9th March 2019
English Dialects: What Is British English?
English may have begun in England (sort of – it’s a Germanic language, after all). But it is now spoken in dozens of countries all around the world. As such, you may sometimes hear people refer to “British English” (sometimes shortened to BrE, BrEng, or en-GB) rather than English in general.
But what is British English? And how does it differ from American English? In this post, we’ll take you through the basics of how to use it in your writing.
What Is British English?
British English is the type of English spoken in the UK. It includes a range of regional and local dialects, such as Scottish English. It sometimes even includes the English spoken in Commonwealth countries. These dialects differ in some ways, but the term “British English” refers to the areas where they overlap (e.g., where they share a standard spelling or grammatical form).
How Do American and British English Differ?
Written American English and UK English (we’ll leave pronunciation to the linguists) are similar in many ways, but there are differences. These include:
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- Spelling – American and British English differ in the spelling of many words. Some of these follow patterns (e.g., words like humor and color become humour and colour in UK English). Other differences are unique to specific words (e.g., the extra “i” the British put in aluminium).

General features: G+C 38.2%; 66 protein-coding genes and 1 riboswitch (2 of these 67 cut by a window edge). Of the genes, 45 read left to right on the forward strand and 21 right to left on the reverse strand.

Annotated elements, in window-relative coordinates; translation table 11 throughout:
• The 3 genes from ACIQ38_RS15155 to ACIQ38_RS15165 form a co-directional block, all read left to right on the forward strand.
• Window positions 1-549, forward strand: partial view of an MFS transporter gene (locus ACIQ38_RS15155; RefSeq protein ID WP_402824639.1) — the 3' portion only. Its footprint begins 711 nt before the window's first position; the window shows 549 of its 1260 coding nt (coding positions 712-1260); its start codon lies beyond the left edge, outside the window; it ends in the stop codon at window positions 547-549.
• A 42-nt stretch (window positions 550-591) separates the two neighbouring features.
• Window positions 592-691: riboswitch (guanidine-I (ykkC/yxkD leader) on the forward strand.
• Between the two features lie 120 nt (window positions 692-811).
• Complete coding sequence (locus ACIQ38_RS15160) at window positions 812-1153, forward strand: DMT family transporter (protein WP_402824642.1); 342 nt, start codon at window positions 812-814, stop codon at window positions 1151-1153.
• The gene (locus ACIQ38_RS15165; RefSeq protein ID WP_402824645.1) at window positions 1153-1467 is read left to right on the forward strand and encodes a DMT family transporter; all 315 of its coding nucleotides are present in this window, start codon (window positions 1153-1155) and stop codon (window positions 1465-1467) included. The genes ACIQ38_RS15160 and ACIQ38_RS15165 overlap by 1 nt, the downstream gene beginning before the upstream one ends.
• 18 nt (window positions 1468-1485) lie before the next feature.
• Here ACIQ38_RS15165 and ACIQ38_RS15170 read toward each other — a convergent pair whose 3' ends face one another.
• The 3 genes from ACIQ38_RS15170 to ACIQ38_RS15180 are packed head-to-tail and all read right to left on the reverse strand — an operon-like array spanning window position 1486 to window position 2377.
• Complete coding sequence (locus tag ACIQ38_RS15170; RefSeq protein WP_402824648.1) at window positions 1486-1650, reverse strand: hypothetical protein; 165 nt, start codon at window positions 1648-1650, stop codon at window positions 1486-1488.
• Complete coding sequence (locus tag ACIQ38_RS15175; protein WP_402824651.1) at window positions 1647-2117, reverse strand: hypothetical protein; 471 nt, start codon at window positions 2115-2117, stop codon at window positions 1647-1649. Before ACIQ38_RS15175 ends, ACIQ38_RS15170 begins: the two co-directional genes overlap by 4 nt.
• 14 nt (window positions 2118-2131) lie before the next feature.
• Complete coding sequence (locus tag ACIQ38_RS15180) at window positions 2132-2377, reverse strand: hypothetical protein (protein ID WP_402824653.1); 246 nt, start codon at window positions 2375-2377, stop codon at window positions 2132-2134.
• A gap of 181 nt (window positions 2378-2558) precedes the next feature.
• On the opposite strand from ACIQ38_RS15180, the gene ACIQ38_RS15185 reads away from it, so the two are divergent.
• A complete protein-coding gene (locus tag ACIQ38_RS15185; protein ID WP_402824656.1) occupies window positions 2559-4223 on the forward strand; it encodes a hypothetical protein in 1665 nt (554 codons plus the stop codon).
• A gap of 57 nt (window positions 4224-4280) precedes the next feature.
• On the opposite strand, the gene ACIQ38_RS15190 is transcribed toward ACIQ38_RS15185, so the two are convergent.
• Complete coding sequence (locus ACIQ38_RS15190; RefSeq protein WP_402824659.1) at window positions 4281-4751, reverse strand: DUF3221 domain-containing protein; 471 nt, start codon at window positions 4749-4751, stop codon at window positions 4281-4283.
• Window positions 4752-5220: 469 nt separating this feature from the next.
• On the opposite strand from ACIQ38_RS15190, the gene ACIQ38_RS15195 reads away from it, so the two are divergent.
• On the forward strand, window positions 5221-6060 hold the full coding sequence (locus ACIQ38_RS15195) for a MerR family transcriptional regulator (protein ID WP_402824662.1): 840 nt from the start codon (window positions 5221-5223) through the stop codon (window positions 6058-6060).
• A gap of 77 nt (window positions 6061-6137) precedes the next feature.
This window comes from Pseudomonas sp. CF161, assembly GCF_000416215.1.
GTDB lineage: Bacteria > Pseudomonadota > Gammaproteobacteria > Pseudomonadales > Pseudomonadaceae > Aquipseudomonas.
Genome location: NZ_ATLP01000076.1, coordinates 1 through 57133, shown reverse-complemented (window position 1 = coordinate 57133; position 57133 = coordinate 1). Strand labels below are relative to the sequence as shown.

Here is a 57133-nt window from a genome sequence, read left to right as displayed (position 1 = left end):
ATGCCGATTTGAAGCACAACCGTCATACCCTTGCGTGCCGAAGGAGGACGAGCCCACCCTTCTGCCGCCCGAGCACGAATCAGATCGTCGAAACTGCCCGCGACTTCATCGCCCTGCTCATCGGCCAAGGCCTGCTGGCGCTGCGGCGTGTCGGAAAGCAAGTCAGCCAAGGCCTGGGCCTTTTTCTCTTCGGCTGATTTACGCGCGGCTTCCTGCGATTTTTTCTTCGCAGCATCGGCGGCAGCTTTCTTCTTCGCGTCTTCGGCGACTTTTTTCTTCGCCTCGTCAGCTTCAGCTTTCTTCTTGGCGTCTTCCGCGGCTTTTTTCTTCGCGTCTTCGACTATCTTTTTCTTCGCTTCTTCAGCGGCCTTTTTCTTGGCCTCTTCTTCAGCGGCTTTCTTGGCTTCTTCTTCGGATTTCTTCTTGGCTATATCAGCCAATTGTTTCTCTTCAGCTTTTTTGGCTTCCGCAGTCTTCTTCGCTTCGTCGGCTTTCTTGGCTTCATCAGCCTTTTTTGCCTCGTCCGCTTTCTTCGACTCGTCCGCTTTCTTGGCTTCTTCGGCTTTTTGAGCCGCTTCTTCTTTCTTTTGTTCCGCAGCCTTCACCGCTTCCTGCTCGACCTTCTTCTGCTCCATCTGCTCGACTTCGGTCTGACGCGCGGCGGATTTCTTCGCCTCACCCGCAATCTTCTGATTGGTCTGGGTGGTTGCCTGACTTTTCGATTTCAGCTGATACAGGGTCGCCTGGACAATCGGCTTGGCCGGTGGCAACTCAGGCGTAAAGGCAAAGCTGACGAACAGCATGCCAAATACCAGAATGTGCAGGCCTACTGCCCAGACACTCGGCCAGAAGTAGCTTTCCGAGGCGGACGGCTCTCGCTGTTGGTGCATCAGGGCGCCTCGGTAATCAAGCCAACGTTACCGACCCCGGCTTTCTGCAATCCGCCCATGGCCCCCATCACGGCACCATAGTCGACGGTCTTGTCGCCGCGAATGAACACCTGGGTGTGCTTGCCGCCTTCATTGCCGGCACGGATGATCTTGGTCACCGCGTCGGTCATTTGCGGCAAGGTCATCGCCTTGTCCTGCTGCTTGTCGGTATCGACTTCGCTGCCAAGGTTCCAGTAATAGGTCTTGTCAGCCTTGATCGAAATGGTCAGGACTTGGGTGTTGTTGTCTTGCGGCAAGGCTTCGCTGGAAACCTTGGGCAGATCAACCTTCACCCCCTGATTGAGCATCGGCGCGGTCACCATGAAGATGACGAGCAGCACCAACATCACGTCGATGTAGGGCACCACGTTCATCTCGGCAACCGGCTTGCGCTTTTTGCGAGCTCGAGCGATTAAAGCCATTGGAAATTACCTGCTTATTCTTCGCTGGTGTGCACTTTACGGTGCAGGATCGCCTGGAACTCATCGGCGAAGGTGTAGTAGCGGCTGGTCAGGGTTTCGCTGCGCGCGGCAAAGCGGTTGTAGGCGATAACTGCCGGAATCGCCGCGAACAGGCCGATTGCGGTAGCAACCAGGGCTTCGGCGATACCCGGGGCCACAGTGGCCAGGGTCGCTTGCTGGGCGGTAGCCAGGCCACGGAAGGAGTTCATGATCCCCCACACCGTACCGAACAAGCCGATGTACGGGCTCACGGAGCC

- Vocabulary – As well as using different spellings, UK English uses completely different words in some cases. The punctuation mark we know as a “period” in American English, for instance, is a “full stop” in the UK.
- Grammar – There are not as many grammatical differences between American and British English as there are in spelling and vocabulary, but there are a few. For instance, while American English uses “gotten” as the past participle form of the verb “get” (e.g., I have gotten good at spelling), British English uses “got” in its place.
- Punctuation – There are also minor differences between American and British punctuation. For instance, American English favors “double quote marks,” whereas ‘inverted commas’ are standard in the UK.
Keep an eye out for these issues if you’re writing for a British audience.
Tips for Using British English
We won’t attempt a definitive rundown of everything that makes UK English unique here. But we will offer a few helpful guidelines that you can follow when using British English:
- Remember that some British dialect terms are informal. For example, the term “cracking” can mean “excellent” in UK English. But this word is informal, so you would not use it in formal writing such as a college paper. Dictionaries should tell you when a word is informal.
- If you have a style guide from your school or publisher, check whether it specifies dialect-specific spelling or punctuation rules.
- British English often accepts multiple spellings (e.g. organise and organize). Make sure not to mix different spellings of the same word in a document
- When writing in Microsoft Word, set it to use British English by going to Review > Language > Set Proofing Language on the ribbon and selecting “English (United Kingdom).”
Finally, you can have your work proofread by someone who knows British English. This is especially useful if you are less familiar with UK English, as a native speaker may spot things you have missed.
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